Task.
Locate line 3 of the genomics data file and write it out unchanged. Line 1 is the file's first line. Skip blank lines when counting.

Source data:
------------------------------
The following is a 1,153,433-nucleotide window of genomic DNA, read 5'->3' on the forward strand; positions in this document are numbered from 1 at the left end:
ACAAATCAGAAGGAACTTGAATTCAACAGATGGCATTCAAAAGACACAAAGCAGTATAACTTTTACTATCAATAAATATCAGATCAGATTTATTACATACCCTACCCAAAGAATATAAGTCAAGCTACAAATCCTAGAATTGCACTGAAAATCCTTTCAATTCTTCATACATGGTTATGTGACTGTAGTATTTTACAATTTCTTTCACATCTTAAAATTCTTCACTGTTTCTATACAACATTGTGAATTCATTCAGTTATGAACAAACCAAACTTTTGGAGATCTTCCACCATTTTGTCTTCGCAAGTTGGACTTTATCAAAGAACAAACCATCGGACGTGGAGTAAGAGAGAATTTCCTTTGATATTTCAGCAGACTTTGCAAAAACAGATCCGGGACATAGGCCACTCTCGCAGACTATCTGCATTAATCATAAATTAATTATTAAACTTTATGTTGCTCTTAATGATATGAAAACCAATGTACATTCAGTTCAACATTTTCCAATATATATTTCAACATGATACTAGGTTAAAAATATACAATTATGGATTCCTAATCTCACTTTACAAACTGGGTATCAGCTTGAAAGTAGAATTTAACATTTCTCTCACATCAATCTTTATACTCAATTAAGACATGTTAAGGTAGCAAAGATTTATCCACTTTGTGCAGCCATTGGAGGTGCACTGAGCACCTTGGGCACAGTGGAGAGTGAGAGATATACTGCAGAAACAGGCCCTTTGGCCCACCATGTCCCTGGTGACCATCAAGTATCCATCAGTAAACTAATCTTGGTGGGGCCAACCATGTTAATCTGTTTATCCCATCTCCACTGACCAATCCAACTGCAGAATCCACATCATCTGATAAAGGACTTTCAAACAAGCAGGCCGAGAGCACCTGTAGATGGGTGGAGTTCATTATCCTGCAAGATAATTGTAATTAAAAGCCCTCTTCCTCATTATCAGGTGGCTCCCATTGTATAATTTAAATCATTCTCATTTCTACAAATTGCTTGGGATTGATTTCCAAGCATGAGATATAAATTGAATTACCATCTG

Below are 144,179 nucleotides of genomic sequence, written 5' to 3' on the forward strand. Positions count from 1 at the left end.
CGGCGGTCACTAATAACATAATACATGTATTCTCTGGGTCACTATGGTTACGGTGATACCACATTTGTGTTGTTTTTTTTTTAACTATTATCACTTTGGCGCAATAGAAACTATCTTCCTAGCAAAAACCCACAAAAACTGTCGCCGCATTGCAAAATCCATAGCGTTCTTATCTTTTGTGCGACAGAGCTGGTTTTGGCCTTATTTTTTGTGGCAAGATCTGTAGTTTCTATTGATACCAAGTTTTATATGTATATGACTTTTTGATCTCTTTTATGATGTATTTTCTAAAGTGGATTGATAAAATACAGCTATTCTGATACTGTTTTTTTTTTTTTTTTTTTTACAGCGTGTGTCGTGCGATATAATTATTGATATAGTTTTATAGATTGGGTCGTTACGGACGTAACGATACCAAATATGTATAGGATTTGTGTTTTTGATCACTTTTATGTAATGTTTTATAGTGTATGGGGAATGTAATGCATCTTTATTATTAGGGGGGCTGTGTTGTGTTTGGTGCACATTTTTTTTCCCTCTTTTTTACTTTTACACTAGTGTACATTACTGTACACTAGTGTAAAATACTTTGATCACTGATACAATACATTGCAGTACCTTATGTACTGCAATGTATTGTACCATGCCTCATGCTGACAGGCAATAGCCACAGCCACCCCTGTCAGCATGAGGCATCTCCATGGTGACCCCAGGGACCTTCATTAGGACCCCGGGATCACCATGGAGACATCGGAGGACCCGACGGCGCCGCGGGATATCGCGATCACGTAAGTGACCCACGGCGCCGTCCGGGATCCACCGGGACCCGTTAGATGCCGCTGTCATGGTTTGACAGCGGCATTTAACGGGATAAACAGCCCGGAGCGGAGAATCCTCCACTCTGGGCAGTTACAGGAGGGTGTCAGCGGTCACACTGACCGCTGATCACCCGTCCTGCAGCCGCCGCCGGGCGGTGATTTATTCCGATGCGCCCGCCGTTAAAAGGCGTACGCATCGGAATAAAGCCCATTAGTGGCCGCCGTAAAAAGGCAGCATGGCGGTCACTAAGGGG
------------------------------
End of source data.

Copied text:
Below are 144,179 nucleotides of genomic sequence, written 5' to 3' on the forward strand. Positions count from 1 at the left end.